- Harvard ends Quinnipiac men’s ice hockey season in Lake Placid
- Quinnipiac women’s basketball prepares for NCAA Tournament
- Chronicle Sports Staff makes March Madness picks
- Multicultural Suite to open in Student Center
- Assistant director of OFSL to resign on March 10
- GSA hosts peaceful protest for transgender rights
- Sherman Ave building to be new QU theater
- Spreading the Word to End the Word
- Tom Moore fired as men’s basketball head coach after 10 seasons
West Nile Virus transmits
Four transplant recipients in Florida and Georgia have been diagnosed or suspected of being contaminated with West Nile Virus.
Federal health officials are looking into the possibility of infected organ donations or blood transfusions.
Researchers have yet to discover a rapid test to screen organ and blood donors for the West Nile virus. They say it will take months before a reliable test can be developed. Until that time, blood donors and recipients are at the risk of potential exposure to this virus when receiving a transfusion or transplant.
If it is determined that transfusions and organ donations can indeed transmit West Nile, blood banks will have to request a history of mosquito bites from their donors. According to researchers, this would dramatically reduce the number of blood donors and worsen the already serious blood shortage.
The New York area takes in blood supplies from Europe and other parts in the U.S., areas that have been greatly affected by West Nile this year.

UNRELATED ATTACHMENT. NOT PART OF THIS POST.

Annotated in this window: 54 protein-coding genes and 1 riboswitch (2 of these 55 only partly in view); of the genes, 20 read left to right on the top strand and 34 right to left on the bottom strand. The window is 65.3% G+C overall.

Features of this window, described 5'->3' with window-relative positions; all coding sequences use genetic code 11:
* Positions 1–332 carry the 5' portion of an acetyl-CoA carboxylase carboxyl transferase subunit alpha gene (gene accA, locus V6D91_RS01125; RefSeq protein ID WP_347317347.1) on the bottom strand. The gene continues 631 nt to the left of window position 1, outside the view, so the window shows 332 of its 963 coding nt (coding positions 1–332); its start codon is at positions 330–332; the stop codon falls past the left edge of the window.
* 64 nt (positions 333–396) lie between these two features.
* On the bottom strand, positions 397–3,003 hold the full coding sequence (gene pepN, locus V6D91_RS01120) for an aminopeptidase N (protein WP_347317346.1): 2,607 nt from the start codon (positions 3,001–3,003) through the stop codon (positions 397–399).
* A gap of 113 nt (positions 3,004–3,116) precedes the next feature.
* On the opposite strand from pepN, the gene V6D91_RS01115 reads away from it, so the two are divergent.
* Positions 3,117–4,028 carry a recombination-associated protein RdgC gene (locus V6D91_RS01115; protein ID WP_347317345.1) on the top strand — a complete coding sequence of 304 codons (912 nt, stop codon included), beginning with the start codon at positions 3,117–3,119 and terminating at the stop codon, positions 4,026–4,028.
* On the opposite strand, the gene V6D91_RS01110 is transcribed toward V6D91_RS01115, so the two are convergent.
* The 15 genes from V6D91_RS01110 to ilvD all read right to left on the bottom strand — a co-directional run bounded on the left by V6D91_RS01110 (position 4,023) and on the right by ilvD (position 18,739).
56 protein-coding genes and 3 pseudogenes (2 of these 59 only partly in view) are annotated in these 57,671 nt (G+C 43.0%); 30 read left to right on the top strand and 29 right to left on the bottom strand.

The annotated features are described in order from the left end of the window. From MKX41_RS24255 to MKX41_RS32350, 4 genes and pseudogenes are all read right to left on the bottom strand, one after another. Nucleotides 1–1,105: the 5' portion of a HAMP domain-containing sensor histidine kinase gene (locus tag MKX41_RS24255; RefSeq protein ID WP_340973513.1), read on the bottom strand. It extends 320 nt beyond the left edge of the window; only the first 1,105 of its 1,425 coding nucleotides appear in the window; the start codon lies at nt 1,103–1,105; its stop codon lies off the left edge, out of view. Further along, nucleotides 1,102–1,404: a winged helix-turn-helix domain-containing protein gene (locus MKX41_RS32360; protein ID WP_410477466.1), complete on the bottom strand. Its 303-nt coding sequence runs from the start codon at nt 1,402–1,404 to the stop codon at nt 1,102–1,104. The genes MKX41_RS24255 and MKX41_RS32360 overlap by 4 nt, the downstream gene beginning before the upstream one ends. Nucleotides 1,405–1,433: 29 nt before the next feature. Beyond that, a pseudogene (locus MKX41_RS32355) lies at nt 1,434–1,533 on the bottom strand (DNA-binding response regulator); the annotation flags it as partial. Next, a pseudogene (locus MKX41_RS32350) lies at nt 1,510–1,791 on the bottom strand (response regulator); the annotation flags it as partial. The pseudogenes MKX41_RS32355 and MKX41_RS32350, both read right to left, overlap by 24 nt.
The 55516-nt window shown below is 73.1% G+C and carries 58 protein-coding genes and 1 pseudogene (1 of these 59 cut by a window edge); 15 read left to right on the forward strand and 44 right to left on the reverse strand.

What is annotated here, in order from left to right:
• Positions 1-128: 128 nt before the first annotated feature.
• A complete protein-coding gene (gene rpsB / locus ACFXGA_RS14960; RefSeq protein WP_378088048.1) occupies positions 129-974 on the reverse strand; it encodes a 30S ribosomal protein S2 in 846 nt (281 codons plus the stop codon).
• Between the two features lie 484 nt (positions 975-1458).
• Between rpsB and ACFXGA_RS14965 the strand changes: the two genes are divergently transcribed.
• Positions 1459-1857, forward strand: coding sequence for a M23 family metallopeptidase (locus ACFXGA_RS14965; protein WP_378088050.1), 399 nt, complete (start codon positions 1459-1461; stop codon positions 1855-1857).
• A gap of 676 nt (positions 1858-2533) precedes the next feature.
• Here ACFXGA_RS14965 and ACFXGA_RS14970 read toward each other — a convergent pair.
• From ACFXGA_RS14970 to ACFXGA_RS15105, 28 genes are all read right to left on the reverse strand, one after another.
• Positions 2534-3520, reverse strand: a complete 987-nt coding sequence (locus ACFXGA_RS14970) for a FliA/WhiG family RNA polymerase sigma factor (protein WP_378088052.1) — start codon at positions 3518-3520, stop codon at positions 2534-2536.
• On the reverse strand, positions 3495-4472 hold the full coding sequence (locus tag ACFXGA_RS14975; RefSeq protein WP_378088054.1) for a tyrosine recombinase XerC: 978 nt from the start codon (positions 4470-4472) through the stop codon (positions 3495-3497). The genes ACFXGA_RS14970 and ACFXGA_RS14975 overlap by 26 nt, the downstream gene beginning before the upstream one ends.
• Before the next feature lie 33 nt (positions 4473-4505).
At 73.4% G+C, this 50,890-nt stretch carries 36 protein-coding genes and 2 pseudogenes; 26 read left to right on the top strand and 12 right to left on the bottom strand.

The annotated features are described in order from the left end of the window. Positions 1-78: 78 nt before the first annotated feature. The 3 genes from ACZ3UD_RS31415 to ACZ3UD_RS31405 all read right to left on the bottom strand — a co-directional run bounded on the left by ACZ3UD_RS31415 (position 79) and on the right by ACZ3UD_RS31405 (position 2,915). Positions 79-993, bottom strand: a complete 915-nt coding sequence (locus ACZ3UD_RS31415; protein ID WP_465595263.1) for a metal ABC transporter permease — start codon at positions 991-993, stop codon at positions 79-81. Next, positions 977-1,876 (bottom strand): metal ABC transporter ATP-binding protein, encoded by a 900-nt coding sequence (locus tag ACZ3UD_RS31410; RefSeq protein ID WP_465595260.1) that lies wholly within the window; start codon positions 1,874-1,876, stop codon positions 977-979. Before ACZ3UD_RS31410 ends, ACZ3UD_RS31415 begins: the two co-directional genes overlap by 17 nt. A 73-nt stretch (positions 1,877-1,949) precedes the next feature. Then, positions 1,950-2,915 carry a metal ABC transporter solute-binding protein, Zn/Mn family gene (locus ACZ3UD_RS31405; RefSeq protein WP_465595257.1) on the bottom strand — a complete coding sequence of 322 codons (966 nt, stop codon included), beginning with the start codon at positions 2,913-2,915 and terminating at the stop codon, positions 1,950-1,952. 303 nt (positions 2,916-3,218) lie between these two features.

Health officials had to ask blood banks to exclude donors living in England or other foreign countries which have experienced mad cow disease. This has depleted New York City’s blood supply by 25 percent this summer.
Medical officials said the risk of infected blood or organs is a small one for anyone in dire need of a new organ or blood. The risk is relatively low (one to two cases per 10,000 transfusions), and about 13 million units of blood are collected in the United States each year.
About three weeks ago, health officials reminded the nation’s blood banks to reject donations from patients exhibiting potential symptoms of West Nile encephalitis, including fever and flu like symptoms. However, this may not be ample protection.
While tests are in the works for the screening of blood and organ donations, doctors said that to guard against every risk would leave the area with no blood supply.
This year, the United States is in the midst of the worst West Nile outbreak to date, with 638 cases that include 31 deaths.
Blood banks in and around New York are asking anyone who can to donate blood.